It happened slowly, in a way that I barely noticed. I used to spend time each week at the library, researching projects for work. When I had occasion, I especially liked roaming through the stacks, surrounded by all those books.
The sweet musty smell of old bindings, of pages barely touched in a decade, the faded lettering on the covers - the place couldn't have been more appealing. No wonder people pepper their homes with vintage editions - it's a way to simulate aspects of a library under one's own roof.
In a quite different way, I had begun to do that on my own. Soon after going online several years back, I started to displace my need for the library. If I wanted to learn about, say, the history of wheat, or the origins of currency, I would click onto one of many search engines from home, and find a source. Never mind that the source might be in Portuguese, and my search for "currency" might provide data on "ocean currents." Such inefficiences seemed a small price to pay for so much convenience.
In fact, home access to the Internet has saved countless people innumerable hours at the library. We accomplish more, in less time, sitting at our own computers. We can then print out the documents we need - even at 2 a.m.
All of which is decidedly a mixed blessing. It's nice not to rush to the library by a certain hour. But the notion that one could actually replace a library with search engines is, of course, foolish. There is no search engine that provides the scent and texture of a library, the array of bodies poised in the act of reading, or live assistants who can answer questions in the moment. Put plainly, search engines are databases that have no soul or sense of place. To equate them with libraries ignores the role of community.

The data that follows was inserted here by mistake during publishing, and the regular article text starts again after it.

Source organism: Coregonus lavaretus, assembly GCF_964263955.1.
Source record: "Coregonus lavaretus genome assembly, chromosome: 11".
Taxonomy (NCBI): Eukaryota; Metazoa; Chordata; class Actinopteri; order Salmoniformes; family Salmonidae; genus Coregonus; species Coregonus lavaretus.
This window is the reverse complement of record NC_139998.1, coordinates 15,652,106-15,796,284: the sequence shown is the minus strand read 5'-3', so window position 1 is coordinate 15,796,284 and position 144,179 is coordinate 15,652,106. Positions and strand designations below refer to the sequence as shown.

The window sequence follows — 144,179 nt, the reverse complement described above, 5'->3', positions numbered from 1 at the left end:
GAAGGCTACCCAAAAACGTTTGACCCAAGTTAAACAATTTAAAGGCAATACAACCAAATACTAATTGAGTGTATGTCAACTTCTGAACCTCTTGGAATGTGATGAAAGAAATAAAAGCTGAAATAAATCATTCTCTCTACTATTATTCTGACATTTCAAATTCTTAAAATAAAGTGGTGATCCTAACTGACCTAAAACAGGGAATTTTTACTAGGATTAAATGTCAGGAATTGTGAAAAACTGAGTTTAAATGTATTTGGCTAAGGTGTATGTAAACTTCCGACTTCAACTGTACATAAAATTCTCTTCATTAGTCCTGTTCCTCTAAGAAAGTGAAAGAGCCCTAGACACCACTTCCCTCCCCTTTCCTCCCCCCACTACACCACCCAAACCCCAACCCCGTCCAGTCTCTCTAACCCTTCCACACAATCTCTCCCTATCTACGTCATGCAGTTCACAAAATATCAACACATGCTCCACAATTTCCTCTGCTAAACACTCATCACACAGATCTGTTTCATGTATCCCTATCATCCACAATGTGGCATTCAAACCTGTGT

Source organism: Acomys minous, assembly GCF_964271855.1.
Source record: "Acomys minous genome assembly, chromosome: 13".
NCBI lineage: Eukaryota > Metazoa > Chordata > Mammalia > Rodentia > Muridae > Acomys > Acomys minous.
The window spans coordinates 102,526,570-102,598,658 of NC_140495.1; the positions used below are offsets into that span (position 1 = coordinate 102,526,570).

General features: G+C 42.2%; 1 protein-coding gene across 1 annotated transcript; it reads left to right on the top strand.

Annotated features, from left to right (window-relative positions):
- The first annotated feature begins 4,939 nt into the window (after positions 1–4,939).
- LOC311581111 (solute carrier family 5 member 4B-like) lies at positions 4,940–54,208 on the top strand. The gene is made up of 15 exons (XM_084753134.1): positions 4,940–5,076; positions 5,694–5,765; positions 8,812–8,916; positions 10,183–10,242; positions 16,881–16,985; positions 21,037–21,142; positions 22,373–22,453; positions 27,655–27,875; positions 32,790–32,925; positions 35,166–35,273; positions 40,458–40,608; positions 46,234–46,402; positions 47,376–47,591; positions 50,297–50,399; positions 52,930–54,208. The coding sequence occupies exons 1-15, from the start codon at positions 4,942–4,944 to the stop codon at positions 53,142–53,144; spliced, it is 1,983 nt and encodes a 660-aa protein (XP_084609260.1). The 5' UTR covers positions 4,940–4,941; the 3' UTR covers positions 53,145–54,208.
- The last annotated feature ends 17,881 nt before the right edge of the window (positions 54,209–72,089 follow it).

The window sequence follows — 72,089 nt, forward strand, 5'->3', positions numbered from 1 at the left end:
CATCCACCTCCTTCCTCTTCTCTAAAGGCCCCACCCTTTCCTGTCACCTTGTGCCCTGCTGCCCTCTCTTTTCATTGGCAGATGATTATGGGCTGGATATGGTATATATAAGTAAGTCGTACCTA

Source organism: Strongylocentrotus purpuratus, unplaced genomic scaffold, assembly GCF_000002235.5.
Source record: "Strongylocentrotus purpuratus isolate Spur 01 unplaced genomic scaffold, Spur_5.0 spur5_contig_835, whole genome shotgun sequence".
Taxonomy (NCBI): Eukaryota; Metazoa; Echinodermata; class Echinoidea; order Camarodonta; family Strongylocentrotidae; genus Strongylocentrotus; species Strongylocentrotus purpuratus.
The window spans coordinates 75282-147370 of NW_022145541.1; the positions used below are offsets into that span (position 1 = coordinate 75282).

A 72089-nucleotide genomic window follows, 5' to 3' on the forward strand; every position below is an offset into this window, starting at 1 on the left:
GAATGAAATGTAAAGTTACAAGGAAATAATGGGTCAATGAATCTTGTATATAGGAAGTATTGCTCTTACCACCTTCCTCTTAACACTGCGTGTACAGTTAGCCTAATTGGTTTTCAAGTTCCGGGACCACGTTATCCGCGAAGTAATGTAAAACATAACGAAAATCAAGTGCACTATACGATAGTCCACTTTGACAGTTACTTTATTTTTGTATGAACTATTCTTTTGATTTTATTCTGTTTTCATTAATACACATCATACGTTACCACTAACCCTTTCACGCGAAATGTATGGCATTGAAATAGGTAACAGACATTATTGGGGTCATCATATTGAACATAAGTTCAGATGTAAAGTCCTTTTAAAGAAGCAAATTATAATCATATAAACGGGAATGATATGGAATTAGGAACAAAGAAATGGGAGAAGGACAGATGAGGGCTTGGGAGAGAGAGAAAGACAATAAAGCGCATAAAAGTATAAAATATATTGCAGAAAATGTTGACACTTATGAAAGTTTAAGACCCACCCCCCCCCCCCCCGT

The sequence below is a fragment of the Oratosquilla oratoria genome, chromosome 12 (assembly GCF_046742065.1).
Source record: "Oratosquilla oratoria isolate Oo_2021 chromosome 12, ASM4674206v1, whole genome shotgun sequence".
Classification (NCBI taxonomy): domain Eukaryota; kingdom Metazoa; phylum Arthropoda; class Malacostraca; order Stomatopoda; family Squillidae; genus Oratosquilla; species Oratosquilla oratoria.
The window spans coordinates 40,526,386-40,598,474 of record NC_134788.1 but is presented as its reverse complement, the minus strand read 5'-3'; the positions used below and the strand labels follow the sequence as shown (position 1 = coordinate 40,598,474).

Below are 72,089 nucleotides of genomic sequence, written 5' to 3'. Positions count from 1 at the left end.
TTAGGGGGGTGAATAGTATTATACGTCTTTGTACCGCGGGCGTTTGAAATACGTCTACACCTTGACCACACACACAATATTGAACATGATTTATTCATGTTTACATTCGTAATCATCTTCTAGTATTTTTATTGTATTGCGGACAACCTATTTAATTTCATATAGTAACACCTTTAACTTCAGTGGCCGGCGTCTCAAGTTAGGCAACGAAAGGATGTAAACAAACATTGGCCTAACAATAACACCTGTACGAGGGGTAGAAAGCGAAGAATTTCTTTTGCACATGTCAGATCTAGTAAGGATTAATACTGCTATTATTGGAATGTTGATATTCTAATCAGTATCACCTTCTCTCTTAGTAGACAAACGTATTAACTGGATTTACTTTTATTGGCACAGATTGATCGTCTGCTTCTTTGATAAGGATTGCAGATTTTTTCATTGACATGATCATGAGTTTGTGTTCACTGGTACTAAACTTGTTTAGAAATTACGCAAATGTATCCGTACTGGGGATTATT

Nor is that "community" some squishy, amorphous idea. Libraries are one of the great civic institutions - they exist in the public interest, for the public good. And they're remarkably democratic. For all the obscure, highfalutin knowledge they often contain, they welcome everyone - scholars and sleepers, researchers and newspaper readers.
They may be the one place where students and senior citizens are equally present and accounted for.
Then, too, there's the mannerly tone inside. Libraries are thoughtful places - literally, places where people go to think. People move about carefully, mindful not to disturb others. Quiet is the norm, consideration expected. Those facts, raised to an institutional level, place libraries in a class by themselves. Where else do such courtesies prevail, without enforcement, on such a broad scale?
Nor should we underestimate the cumulative effect of all this. Walking into a library, one sometimes senses the sheer force of focused energy - of countless individuals doggedly researching one thing or another. It's hard to sit among them and be unmoved to read, or look something up, or otherwise follow their lead.
On balance, I enjoy the easy access that search engines provide and the convenience that goes along with it. Still, I miss the library. Of course, there are countless others who now visit their libraries for the exact reason I don't: Lacking Internet access at home, they go to the library to go online. While they're at it, I hope they spend some time roaming the stacks.
Joan Silverman is a freelance writer.